Kuo Chang-hsi’s earliest attempts at swordmaking where met with failure, and he’s not afraid to tell you why: He forgot to “throw a man into the furnace.”

While Kuo doesn’t mean that in a precisely literal sense, it’s not a mere figure of speech, either. As Taiwan’s last known practitioner of the traditional art of Chinese swordmaking, he employs the ancient technique of adding human bones to the fire in which he forges his swords.


Kuo approaches the method from both a scientific and a supernatural point of view. On the one hand, the burning bones add phosphorus to the 2,300ºF kiln fire, resulting in a better grade of steel. At the same time, he says, adding human remains imbues the sword with spirit. It’s the combination of the two that makes for a superior weapon.

Where does he get his bones? Kuo says they often come from collectors who are relocating tombs. More interestingly, they are sometimes donated by people who wish to commission a sword to commemorate a deceased relative. As tributes go, that’s a little more macho than the usual wreath of flowers!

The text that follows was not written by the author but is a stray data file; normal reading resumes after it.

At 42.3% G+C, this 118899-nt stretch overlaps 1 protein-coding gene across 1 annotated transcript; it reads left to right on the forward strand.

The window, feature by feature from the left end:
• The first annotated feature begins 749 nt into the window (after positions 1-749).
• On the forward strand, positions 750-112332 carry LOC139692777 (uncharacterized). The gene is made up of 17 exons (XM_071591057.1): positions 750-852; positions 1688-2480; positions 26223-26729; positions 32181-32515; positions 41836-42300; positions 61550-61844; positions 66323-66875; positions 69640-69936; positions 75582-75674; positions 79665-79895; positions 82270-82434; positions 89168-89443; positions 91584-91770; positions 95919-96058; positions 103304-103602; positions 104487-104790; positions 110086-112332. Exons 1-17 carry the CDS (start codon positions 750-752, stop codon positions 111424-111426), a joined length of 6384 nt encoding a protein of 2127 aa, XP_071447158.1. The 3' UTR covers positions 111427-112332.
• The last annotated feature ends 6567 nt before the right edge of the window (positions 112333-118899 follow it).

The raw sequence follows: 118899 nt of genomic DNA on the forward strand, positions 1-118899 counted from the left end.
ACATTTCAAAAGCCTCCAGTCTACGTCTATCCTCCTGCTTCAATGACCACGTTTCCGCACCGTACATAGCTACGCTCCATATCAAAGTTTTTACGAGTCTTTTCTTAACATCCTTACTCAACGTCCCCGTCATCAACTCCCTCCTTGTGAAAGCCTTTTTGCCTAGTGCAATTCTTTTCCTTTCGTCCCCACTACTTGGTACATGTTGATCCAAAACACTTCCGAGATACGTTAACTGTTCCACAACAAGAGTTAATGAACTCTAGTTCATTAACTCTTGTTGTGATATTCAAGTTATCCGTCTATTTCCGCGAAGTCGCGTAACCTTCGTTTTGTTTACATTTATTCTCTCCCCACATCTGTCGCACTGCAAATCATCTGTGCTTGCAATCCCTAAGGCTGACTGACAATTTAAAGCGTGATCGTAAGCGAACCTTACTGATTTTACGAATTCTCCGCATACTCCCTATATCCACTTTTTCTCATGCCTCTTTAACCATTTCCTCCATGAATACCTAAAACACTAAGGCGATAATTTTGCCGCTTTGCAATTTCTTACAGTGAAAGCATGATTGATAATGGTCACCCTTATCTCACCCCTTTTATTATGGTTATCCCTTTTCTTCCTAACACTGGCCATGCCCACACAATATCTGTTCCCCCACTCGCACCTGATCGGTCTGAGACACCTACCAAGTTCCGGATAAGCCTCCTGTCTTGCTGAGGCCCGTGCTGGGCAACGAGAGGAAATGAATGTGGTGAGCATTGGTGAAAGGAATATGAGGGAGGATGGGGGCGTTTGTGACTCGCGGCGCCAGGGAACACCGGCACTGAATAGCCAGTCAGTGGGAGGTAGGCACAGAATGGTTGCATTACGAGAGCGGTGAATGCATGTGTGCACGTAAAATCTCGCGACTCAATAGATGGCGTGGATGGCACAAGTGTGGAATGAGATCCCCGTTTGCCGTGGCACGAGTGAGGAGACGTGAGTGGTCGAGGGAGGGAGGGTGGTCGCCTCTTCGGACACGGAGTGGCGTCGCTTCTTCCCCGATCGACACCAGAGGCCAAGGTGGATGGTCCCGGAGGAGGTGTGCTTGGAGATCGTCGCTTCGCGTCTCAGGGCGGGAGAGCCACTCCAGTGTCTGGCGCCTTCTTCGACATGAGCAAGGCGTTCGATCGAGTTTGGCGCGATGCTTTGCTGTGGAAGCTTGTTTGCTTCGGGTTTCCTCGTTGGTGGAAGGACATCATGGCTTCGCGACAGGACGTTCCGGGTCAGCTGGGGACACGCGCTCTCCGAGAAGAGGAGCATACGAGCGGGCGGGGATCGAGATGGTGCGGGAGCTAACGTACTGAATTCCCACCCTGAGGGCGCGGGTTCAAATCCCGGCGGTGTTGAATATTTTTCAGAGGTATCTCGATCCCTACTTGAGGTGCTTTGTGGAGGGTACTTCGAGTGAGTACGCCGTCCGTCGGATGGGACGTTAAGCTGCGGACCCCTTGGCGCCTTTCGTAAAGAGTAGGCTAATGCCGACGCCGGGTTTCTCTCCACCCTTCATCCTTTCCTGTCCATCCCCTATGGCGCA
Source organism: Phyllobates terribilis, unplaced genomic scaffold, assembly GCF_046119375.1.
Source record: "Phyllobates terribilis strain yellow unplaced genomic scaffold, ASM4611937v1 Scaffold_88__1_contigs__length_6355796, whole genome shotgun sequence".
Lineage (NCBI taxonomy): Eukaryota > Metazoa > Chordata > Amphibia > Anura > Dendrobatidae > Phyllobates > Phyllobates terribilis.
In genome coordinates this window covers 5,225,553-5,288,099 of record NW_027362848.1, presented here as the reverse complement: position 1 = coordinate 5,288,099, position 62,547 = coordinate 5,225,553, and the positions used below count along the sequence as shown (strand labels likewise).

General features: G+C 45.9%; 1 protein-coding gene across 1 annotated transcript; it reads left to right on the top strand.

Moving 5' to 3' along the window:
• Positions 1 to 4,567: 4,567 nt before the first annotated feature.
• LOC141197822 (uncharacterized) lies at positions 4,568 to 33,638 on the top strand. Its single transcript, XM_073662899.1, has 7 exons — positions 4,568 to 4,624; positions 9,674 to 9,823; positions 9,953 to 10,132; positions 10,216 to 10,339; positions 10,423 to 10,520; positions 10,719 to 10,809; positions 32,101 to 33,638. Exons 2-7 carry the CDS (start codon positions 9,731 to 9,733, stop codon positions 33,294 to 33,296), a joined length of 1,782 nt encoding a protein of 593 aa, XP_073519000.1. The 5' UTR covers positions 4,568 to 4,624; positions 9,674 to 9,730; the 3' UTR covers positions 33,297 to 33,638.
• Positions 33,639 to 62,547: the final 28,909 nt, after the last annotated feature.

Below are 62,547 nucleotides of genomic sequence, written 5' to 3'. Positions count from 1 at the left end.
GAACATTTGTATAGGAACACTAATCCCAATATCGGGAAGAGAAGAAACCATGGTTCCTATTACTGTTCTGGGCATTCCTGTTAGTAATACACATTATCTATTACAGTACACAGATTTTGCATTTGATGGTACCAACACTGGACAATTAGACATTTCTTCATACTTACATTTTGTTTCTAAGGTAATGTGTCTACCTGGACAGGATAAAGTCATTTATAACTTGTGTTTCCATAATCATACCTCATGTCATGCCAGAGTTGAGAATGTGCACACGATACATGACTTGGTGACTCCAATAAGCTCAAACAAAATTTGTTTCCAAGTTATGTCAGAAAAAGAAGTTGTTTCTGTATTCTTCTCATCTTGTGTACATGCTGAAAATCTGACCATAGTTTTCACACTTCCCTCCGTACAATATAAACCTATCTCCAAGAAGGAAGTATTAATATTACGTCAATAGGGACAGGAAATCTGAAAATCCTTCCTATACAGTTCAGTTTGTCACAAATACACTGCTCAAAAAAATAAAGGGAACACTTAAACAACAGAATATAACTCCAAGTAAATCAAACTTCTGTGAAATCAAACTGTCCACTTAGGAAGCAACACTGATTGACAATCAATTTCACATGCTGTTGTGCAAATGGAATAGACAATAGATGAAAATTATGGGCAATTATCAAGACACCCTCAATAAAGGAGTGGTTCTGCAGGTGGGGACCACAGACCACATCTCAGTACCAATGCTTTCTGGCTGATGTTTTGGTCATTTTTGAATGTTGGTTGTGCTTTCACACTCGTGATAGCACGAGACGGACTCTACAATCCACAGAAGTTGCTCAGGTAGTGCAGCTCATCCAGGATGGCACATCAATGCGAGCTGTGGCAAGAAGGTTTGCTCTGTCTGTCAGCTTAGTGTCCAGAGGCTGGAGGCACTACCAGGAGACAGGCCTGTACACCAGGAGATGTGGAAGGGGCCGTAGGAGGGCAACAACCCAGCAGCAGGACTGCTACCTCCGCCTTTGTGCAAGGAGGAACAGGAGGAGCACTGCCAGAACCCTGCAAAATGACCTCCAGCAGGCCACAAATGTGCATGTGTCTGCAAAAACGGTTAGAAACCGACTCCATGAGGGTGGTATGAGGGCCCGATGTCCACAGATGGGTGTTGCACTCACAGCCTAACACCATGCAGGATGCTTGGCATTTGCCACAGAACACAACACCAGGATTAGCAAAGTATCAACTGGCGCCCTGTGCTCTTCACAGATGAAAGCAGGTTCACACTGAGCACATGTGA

Besides being a maker of swords, Kuo is also a connoisseur of them. His own collection is so large that he created a museum to hold it. Displayed alongside the many antique weapons is the yard-long “Green Destiny” sword that Kuo custom-made for the movie Crouching Tiger, Hidden Dragon.




DanBing has lived in one Asian country and traveled in various others, engaging in activities that ranged from teaching English to playing Irish music to researching articles to marrying. The best part was usually the food, though the marriage hasn’t been too bad either. But of all his many accomplishments he is perhaps proudest of his close–extremely close–association with the person who wrote The Devil’s Food Dictionary: A Pioneering Culinary Reference Work Consisting Entirely of Lies (www.frogchartpress.com).